Over the weekend, amongst all of the many, many stories to come out of San Diego Comic-Con 2018, was the very surprising news that Disney had fired James Gunn. The director is no longer attached to Guardians of the Galaxy Vol. 3 and is not working with Disney on any future projects.
For those not familiar with this story, in 2008/2009 Gunn posted some very inappropriate tweets ‘joking’ (and I use that word lightly) about rape and paedophilia. Those tweets recently resurfaced, thanks to an alt-right activist sharing them online, and Disney quickly made the decision to part ways from Gunn.
As mentioned on Friday night, the decision to drop Gunn from Guardians 3 divided the internet. Some felt that this was exactly the correct way to handle the situation, others felt it wasn’t and now an online petition is doing the rounds to get him reinstated.
To make it clear, those 2008/2009 tweets were not a secret. Gunn had publicly apologised for them previously and this was prior to Disney hiring him to direct two Guardians movies for Marvel Studios.
Were the tweets unacceptable? Yes – and none of them were funny.
But the question that most people are asking is, should Disney have fired Gunn for something he didn’t hide and had previously apologised for? And therein lies the real crux of this issue.
If Disney didn’t fire Gunn, then many would be outraged that he was allowed to work on films that essentially are being aimed at families and children. But, by firing Gunn, Disney are effectively saying that no past comments – rightly or wrongly – are acceptable.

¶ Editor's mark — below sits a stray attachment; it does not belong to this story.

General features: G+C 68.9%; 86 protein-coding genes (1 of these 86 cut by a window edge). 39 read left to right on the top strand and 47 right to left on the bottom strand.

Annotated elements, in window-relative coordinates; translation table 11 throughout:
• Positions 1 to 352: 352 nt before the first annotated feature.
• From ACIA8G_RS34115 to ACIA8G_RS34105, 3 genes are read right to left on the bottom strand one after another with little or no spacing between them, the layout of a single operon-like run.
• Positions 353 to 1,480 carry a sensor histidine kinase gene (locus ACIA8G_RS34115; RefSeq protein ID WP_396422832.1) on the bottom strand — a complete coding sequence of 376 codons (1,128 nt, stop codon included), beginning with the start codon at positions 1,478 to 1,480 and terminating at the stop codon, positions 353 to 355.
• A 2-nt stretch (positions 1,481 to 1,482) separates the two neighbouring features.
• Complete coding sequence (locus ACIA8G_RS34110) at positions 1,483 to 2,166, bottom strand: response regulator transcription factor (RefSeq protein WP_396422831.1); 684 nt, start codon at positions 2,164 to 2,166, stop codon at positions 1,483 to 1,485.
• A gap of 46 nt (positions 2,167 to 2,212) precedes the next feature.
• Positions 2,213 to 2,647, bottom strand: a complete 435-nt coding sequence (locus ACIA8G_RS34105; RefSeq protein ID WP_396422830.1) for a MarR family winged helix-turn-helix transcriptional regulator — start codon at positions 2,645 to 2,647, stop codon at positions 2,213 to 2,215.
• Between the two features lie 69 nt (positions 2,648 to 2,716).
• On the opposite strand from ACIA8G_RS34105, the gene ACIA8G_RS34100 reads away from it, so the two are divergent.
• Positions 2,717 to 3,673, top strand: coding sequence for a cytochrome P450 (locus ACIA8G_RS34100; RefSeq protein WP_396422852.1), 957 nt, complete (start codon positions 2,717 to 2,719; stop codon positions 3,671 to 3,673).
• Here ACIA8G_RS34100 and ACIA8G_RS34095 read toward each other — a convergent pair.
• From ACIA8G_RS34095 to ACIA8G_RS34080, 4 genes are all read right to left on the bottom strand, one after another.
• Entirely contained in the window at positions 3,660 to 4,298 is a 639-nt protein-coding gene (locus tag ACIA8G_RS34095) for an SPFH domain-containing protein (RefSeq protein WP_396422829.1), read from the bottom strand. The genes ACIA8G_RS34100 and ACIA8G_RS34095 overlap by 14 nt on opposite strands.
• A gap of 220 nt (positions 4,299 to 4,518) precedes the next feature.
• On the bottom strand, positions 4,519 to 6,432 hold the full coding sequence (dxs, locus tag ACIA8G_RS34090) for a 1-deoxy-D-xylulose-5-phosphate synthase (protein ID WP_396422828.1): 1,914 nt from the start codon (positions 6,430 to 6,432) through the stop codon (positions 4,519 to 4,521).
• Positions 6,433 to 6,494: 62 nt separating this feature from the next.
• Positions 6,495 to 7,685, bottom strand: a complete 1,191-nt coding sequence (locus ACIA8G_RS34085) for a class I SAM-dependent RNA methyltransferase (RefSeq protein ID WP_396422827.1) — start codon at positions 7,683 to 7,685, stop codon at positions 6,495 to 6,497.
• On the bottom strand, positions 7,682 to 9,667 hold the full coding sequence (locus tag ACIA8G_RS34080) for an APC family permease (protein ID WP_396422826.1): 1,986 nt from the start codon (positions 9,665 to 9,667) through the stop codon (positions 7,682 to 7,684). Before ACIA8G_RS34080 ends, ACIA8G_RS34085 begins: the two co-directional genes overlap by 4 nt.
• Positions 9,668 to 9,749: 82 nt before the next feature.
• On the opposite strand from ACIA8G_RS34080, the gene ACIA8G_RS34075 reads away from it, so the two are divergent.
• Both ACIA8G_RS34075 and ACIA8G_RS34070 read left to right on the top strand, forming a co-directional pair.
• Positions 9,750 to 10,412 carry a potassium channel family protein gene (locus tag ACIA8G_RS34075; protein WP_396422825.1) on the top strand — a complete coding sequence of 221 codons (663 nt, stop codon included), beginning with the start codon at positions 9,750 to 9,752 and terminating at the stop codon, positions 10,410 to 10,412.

This is where things get a little muddy.
Now Disney themselves don’t necessarily have a squeaky clean record. Just take a look at say, Peter Pan (1953) for example, and tell me that the film doesn’t include material that by today’s standards is unacceptable.
There’s racial stereotyping in that movie that made me do a double-take when I last watched it. OK, so that movie is a film of its time, but it is still freely available to purchase on DVD, Blu-ray and digital even though the stereotypes it promotes are not acceptable today.
There are other examples of racial stereotyping in other Disney animated movies. Again, they’re products of their time, but is that an excuse?
Is racial stereotyping OK within a historical context, but the sort of ‘jokes’ that Gunn said not OK because there’s no historical context and the subjects are deemed worse? Alright it’s two separate arguments, but it’s still worth considering where you stand on this – is Disney fine to circulate offensive material, but Gunn not?
For the record, I don’t think what Gunn said was funny and I completely understand why Disney would see issue with it. That said, when Disney hired Gunn they knew his background was connected to near-the-knuckle material (Tromeo and Juliet (1996), James Gunn’s PG Porn (2008-2009) etc) and he had already apologised for the tweets.
Am I saying they should have kept him on the payroll?
Honestly? I’m still unsure how I feel about the whole situation, but I do feel there should have been more dialogue before a decision was made. Especially a decision based on a campaign to once again bring this to light circulated by the alt-right.
I don’t know James Gunn. I know as much about James Gunn as anyone else… who doesn’t really know him.